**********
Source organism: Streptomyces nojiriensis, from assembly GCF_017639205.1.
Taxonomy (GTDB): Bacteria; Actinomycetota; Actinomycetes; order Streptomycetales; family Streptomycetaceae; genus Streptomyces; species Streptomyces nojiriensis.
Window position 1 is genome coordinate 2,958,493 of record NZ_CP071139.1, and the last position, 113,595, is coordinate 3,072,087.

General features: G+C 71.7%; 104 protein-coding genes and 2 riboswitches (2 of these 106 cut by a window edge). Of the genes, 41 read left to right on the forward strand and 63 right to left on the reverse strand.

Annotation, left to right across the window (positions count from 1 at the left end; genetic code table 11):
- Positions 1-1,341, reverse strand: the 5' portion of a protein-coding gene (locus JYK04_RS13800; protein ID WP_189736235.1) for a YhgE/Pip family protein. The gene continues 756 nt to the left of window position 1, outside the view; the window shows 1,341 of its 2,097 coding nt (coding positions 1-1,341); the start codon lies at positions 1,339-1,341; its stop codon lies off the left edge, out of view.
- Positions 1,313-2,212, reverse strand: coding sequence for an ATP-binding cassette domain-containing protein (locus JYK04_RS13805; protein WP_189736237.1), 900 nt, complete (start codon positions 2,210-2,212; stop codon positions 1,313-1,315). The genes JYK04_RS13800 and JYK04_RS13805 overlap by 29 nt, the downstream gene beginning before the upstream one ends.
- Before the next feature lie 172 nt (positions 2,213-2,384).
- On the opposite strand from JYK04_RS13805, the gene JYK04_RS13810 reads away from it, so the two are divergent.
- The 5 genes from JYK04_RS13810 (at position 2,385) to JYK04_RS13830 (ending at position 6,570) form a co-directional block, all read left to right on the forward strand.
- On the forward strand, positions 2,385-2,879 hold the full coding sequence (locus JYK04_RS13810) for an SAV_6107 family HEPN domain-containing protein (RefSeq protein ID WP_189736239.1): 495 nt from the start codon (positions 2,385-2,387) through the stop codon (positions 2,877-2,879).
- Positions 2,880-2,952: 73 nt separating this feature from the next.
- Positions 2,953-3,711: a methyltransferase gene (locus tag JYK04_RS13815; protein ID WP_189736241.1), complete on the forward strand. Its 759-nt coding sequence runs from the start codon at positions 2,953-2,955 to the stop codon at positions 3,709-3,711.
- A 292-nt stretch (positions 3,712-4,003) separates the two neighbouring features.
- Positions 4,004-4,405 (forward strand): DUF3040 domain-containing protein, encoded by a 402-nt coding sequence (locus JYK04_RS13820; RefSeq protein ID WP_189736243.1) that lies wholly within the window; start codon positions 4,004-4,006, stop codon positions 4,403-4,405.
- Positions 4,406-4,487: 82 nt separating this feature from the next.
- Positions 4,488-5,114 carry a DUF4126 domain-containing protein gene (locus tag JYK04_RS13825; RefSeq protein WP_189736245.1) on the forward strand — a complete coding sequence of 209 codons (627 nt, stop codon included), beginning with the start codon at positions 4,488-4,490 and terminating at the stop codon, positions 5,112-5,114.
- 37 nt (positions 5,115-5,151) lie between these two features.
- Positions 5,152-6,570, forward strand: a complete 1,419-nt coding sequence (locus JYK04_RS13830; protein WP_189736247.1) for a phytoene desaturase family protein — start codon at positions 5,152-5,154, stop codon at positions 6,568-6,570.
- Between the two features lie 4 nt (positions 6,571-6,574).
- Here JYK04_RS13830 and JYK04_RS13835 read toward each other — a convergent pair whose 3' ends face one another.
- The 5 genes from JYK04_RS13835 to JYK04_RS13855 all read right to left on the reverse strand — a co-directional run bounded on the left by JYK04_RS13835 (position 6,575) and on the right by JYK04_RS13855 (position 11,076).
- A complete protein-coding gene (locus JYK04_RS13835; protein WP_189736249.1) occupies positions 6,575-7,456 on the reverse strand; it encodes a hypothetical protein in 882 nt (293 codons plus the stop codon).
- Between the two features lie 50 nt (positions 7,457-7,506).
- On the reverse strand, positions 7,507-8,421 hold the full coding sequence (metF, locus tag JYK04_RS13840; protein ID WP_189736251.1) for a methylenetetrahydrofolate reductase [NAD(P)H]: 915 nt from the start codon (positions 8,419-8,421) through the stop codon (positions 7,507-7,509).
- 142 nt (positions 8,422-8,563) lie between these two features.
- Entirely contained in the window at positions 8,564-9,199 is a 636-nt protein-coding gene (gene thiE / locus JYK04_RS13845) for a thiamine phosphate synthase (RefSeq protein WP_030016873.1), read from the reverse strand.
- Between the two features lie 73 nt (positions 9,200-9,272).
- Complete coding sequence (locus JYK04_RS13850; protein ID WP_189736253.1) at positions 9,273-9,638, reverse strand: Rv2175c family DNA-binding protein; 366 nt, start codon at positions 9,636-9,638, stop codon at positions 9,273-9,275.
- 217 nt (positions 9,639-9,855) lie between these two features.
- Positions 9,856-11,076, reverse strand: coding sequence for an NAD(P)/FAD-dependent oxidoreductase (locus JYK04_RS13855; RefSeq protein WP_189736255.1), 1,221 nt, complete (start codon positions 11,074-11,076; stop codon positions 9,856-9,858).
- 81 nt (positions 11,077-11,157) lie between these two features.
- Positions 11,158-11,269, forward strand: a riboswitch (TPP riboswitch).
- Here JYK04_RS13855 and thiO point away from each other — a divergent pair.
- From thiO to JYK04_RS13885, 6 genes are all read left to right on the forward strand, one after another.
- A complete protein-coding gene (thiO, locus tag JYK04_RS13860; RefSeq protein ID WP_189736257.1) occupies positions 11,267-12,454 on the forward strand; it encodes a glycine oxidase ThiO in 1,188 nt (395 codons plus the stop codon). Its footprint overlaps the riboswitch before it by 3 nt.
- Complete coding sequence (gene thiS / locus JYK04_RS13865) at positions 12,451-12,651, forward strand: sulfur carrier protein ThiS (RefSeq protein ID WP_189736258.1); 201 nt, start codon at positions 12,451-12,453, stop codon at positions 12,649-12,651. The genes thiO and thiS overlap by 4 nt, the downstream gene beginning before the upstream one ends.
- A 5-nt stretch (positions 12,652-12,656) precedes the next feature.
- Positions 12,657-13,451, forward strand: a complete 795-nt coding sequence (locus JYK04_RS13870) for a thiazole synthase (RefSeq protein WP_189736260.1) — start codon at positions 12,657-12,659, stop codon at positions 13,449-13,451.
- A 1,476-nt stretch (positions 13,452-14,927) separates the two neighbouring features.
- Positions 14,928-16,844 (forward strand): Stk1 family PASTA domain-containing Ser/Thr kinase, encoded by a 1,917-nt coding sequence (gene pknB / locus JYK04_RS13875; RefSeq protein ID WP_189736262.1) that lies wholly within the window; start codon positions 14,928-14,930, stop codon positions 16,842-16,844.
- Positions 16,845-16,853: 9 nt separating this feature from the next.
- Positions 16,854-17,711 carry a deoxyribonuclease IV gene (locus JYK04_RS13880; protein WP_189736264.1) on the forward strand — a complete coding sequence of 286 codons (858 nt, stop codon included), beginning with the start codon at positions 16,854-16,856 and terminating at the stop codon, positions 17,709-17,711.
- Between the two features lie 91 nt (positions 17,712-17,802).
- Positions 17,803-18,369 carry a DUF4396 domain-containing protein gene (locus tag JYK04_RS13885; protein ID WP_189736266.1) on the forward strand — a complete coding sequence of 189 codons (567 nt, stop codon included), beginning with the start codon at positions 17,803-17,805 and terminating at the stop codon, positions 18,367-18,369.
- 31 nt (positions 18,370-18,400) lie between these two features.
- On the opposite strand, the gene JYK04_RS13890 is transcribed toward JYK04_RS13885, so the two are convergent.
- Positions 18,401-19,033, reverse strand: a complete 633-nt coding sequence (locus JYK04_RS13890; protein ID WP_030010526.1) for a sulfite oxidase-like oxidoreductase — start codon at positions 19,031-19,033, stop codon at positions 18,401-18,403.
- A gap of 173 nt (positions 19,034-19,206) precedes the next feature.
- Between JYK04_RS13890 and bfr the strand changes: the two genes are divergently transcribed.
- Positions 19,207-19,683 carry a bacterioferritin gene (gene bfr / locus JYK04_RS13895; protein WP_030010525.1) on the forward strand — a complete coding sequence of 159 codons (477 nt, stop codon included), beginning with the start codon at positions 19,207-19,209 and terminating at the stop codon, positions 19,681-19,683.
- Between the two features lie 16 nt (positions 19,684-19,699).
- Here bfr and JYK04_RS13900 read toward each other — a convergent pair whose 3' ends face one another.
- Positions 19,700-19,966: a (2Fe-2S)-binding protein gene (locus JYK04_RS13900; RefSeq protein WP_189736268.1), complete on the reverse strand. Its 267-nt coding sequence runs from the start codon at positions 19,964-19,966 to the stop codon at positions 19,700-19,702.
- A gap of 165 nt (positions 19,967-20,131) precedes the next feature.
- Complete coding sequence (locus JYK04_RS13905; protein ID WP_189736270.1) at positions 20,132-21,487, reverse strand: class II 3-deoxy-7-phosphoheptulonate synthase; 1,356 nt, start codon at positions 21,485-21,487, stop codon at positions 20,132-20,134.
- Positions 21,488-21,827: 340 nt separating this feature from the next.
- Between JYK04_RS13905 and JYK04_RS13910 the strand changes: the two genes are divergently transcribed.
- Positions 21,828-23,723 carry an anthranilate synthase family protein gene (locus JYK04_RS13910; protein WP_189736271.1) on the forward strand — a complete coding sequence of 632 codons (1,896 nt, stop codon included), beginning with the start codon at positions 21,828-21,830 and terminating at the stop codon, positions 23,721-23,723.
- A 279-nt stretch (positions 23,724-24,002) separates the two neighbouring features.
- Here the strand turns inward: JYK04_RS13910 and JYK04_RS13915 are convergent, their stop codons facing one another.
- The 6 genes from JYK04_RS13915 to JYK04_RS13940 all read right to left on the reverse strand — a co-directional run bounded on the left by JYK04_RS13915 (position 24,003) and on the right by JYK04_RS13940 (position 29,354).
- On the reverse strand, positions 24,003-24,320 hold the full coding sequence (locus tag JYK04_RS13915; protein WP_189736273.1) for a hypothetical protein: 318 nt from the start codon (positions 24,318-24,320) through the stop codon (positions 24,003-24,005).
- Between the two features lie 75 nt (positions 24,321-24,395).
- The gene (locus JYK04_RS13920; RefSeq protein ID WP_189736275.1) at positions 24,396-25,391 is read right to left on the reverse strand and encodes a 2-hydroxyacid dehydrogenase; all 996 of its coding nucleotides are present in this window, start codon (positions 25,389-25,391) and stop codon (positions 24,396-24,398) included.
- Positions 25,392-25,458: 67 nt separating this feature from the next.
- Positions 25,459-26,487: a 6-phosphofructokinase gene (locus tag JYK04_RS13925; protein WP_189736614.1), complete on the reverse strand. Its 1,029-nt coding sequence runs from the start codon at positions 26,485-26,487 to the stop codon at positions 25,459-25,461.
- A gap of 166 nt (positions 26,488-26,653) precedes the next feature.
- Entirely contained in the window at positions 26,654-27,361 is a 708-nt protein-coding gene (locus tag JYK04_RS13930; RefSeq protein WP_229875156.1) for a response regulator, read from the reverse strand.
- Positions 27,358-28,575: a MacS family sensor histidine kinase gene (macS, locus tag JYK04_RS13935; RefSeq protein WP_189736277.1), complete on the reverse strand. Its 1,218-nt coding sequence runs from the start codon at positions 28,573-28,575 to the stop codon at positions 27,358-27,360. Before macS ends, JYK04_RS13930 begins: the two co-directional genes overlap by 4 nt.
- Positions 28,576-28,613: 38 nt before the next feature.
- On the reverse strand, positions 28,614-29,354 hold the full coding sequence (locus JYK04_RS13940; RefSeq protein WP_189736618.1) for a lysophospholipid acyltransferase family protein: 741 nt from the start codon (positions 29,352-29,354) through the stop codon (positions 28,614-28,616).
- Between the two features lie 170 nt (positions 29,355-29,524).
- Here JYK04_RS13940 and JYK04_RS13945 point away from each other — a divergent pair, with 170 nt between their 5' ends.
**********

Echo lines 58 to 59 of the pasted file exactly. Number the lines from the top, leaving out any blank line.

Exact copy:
- Between JYK04_RS13905 and JYK04_RS13910 the strand changes: the two genes are divergently transcribed.
- Positions 21,828-23,723 carry an anthranilate synthase family protein gene (locus JYK04_RS13910; protein WP_189736271.1) on the forward strand — a complete coding sequence of 632 codons (1,896 nt, stop codon included), beginning with the start codon at positions 21,828-21,830 and terminating at the stop codon, positions 23,721-23,723.